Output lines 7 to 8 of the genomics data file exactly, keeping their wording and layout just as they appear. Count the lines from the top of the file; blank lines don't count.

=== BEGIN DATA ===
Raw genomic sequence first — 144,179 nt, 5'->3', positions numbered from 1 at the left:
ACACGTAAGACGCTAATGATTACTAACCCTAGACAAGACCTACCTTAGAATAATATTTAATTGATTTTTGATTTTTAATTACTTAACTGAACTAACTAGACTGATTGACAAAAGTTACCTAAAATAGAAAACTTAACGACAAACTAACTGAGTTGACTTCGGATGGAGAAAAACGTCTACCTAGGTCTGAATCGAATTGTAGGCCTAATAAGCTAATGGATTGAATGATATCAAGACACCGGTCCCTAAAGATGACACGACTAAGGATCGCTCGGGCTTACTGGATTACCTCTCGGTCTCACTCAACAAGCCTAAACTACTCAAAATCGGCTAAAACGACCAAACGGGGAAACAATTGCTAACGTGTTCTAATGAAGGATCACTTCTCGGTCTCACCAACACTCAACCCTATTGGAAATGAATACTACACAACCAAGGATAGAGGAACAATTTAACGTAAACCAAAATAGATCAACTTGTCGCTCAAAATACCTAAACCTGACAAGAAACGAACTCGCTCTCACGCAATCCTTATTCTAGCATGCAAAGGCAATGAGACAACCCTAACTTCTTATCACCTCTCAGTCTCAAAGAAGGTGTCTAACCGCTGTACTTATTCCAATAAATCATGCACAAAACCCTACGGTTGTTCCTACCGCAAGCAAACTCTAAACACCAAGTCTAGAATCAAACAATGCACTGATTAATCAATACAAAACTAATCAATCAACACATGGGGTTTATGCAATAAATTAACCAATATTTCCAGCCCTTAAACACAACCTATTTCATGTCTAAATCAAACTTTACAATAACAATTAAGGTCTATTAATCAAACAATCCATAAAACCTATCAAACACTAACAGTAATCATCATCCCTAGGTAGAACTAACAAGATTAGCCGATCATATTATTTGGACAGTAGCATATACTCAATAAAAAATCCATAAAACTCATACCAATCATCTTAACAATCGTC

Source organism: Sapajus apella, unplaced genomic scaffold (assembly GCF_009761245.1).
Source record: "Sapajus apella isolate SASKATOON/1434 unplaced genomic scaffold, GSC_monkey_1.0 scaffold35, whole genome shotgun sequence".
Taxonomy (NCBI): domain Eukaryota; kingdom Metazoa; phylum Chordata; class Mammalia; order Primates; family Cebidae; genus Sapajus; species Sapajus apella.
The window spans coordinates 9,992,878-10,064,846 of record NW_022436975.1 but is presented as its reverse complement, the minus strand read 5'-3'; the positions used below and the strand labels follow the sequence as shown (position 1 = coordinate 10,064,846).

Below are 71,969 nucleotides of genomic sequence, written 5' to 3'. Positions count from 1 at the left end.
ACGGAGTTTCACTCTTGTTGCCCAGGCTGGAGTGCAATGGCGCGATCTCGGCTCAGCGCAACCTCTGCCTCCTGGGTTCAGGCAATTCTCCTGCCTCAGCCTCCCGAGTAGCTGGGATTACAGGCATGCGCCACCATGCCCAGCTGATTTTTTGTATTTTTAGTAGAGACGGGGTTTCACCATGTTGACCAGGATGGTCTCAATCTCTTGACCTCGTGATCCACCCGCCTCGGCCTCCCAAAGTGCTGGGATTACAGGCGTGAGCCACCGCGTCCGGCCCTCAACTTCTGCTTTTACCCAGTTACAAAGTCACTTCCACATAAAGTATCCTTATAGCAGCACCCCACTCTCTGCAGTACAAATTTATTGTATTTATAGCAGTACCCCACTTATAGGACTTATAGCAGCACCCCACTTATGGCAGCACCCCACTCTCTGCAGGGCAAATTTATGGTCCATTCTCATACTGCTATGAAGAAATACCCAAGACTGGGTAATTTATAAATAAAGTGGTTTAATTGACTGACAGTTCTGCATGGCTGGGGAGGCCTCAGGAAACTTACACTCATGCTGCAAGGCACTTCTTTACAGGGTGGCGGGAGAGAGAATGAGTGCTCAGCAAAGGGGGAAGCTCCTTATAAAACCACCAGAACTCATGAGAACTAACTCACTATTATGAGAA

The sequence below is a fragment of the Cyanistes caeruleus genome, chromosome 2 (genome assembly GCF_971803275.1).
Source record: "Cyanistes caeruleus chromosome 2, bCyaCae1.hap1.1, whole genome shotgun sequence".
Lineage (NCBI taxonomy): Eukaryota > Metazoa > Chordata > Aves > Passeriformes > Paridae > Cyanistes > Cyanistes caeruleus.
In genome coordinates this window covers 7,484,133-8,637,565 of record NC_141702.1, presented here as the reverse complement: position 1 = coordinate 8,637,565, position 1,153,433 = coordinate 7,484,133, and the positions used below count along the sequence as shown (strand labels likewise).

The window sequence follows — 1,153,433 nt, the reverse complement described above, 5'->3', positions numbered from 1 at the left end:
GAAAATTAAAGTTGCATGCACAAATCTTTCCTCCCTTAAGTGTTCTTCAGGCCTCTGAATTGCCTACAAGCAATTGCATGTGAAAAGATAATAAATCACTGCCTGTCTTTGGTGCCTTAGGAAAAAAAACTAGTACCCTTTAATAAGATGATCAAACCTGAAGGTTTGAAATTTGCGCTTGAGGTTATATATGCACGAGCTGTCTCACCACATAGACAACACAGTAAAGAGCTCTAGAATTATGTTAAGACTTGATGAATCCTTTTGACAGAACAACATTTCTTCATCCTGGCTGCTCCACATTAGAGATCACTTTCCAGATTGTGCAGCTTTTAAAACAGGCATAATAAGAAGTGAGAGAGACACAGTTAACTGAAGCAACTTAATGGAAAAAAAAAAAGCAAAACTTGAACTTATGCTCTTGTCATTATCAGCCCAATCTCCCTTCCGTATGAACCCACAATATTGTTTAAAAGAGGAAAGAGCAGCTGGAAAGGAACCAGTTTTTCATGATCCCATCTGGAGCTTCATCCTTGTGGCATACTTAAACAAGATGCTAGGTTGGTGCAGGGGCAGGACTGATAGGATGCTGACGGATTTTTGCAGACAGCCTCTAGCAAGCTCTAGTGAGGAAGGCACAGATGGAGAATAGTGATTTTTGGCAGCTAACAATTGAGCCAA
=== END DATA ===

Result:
Below are 71,969 nucleotides of genomic sequence, written 5' to 3'. Positions count from 1 at the left end.
ACGGAGTTTCACTCTTGTTGCCCAGGCTGGAGTGCAATGGCGCGATCTCGGCTCAGCGCAACCTCTGCCTCCTGGGTTCAGGCAATTCTCCTGCCTCAGCCTCCCGAGTAGCTGGGATTACAGGCATGCGCCACCATGCCCAGCTGATTTTTTGTATTTTTAGTAGAGACGGGGTTTCACCATGTTGACCAGGATGGTCTCAATCTCTTGACCTCGTGATCCACCCGCCTCGGCCTCCCAAAGTGCTGGGATTACAGGCGTGAGCCACCGCGTCCGGCCCTCAACTTCTGCTTTTACCCAGTTACAAAGTCACTTCCACATAAAGTATCCTTATAGCAGCACCCCACTCTCTGCAGTACAAATTTATTGTATTTATAGCAGTACCCCACTTATAGGACTTATAGCAGCACCCCACTTATGGCAGCACCCCACTCTCTGCAGGGCAAATTTATGGTCCATTCTCATACTGCTATGAAGAAATACCCAAGACTGGGTAATTTATAAATAAAGTGGTTTAATTGACTGACAGTTCTGCATGGCTGGGGAGGCCTCAGGAAACTTACACTCATGCTGCAAGGCACTTCTTTACAGGGTGGCGGGAGAGAGAATGAGTGCTCAGCAAAGGGGGAAGCTCCTTATAAAACCACCAGAACTCATGAGAACTAACTCACTATTATGAGAA